New Liability Rules Foreseen for Damage Caused by Refurbished or Digitised Products and ‘AI’
02 November 2021
Plans have been launched for a future EU directive on liability for damage caused by new and refurbished products. The future directive – which will have to be transposed in all Member States once adopted – will also address challenges brought about by artificial intelligence (‘AI’). A public consultation period, during which time Hong Kong traders and other interested parties can submit their feedback. The period ends on 10 January 2022.
The reasons behind the plans for the future law include the transformation taking place towards a digital economy and AI which bring, along with the benefits, the likelihood of new risks. Equally, the transition to a circular economy, in which it will become increasingly possible to extend the life of materials, and upgrade and repair products and components, while benefiting the environment, will also raise questions about liability for any subsequent damage.
The existing liability framework consists of the EU’s Product Liability Directive 85/374/EEC and national liability rules. The Product Liability Directive covers claims against the producer for damage caused to a consumer due to the defectiveness of a product. The producer is strictly liable for damage caused by a defect in their product, provided that the injured party proves the damage, the defect and the causal link between the two. That Directive, which dates from 1985, lays down one set of rules for a vast range of products, from raw materials to complex AI-driven devices.
The new plans by the European Commission, launched on 18 October, aim to both address shortcomings in the now rather old EU Product Liability Directive, and develop trust for AI. It is understood that novelties associated with digital technologies and AI, such as the intangibility of digital products and AI’s continuous adaptation, may make it difficult for consumers and other injured parties to obtain compensation for damage caused by products and services that use these technologies. Digital content, software and data play a crucial role in the safe functioning of many products but it is not clear to what extent such intangible elements can be classified as products under the existing Product Liability Directive. It is therefore unclear whether injured parties can always be compensated for damage caused by software, including software updates, and who will be liable for such damage. Furthermore, the complexity of advanced digital technologies could make it very challenging for injured parties to identify the producer responsible.
Additionally, Hong Kong sellers will appreciate that under the EU’s current product-related regime, importers are treated as producers for product liability purposes. However, the digital age has brought changes to value chains as well. The rise of online marketplaces has enabled consumers to buy products from outside the EU without there being an importer, leaving consumers with no liable person from whom to seek compensation under the EU rules in the event of damage.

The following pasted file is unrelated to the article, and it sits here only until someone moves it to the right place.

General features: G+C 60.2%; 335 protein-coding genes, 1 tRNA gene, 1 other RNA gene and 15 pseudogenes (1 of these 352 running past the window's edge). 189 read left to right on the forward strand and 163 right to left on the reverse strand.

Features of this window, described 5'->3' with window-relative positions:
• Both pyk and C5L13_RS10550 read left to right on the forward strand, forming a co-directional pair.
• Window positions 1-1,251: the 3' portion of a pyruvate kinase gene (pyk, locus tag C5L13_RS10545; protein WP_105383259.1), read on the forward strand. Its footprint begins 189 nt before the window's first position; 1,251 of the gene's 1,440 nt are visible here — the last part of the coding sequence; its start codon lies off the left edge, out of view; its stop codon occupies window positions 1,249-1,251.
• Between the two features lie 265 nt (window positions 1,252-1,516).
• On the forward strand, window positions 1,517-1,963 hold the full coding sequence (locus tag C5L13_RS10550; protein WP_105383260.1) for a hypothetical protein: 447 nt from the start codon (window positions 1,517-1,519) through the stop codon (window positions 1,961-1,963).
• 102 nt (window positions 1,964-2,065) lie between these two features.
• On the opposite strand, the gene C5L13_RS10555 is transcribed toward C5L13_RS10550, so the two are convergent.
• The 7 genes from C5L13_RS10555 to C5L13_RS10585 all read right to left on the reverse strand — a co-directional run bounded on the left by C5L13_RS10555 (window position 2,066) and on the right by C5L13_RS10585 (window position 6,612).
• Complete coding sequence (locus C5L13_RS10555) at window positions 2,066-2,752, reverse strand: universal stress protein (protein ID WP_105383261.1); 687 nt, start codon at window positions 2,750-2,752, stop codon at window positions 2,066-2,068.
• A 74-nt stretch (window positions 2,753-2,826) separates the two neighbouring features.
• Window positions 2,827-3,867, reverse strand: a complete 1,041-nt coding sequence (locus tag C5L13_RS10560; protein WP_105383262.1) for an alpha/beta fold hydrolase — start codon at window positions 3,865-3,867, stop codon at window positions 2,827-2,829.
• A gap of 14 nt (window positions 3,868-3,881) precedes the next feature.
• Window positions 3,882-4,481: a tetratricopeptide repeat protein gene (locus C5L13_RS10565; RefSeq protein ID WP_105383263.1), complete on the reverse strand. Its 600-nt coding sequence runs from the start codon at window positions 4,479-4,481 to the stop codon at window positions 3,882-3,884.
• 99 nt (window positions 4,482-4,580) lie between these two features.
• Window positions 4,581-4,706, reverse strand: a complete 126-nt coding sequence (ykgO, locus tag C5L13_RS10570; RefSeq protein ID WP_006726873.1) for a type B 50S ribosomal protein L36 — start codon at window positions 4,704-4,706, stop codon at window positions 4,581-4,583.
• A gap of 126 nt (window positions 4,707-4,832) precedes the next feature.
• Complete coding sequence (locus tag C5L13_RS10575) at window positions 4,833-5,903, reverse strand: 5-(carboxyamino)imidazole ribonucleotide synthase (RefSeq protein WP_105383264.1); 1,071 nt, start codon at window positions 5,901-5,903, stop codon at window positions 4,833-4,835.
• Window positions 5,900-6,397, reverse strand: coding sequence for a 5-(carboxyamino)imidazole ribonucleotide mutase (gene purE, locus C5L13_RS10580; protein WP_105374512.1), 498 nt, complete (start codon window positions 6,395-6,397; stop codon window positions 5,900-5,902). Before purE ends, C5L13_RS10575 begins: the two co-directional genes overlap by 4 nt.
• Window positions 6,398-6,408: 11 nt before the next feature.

Other problems with the EU product liability regime are also acknowledged. Circular business models, in which products are repaired, recycled, refurbished or upgraded, are becoming increasingly common and central to the EU’s efforts to achieve sustainability and waste-reduction goals. However, under current rules, the defectiveness of a product at the moment it is put into circulation is viewed as decisive. There is now a lack of clarity over who should be liable for defects resulting from changes that are made to products after they are put into circulation. Products can also cause environmental damage; however, damage to the environment cannot be compensated under the Product Liability Directive at present.
According to the European Commission, victims of harm caused by certain product types are experiencing difficulties getting compensation today and victims of harm caused by digital technologies, including AI, are likely to also experience unreasonable difficulties in the future. These victims would therefore have less protection compared to those who suffer damage caused by traditional products. This, in turn, could undermine societal trust in and uptake of emerging technologies.
A number of proposed legal options are laid down to combat these challenges, including the following:
- Revise the current Product Liability Directive to extend strict liability rules to cover intangible products (e.g. digital content/software) that cause physical/material damage, and to address defects resulting from changes to products after they have been put into circulation (e.g. software updates or circular economy activities like product refurbishments).
- In addition, extend strict liability to online marketplaces where they fail to identify the producer.
- Extend the range of damage for which compensation can be claimed, to non-material damage (e.g. data loss, privacy infringements or environmental damage).
- Reverse the burden of proof. In the event of damage, the producer would have to prove the product was not defective.
The European Commission will take decisions on the best way forward after assessing the impacts of the proposed policy options, also taking into account various studies and consultations. It plans to adopt a proposal for the future directive during next year. Hong Kong sellers wishing to submit their feedback on the Commission’s plans may do so by 10 January 2022 which is the end of the current public consultation period. Please click on the following link for more information and how to provide feedback.
- Electronics & Electrical Appliances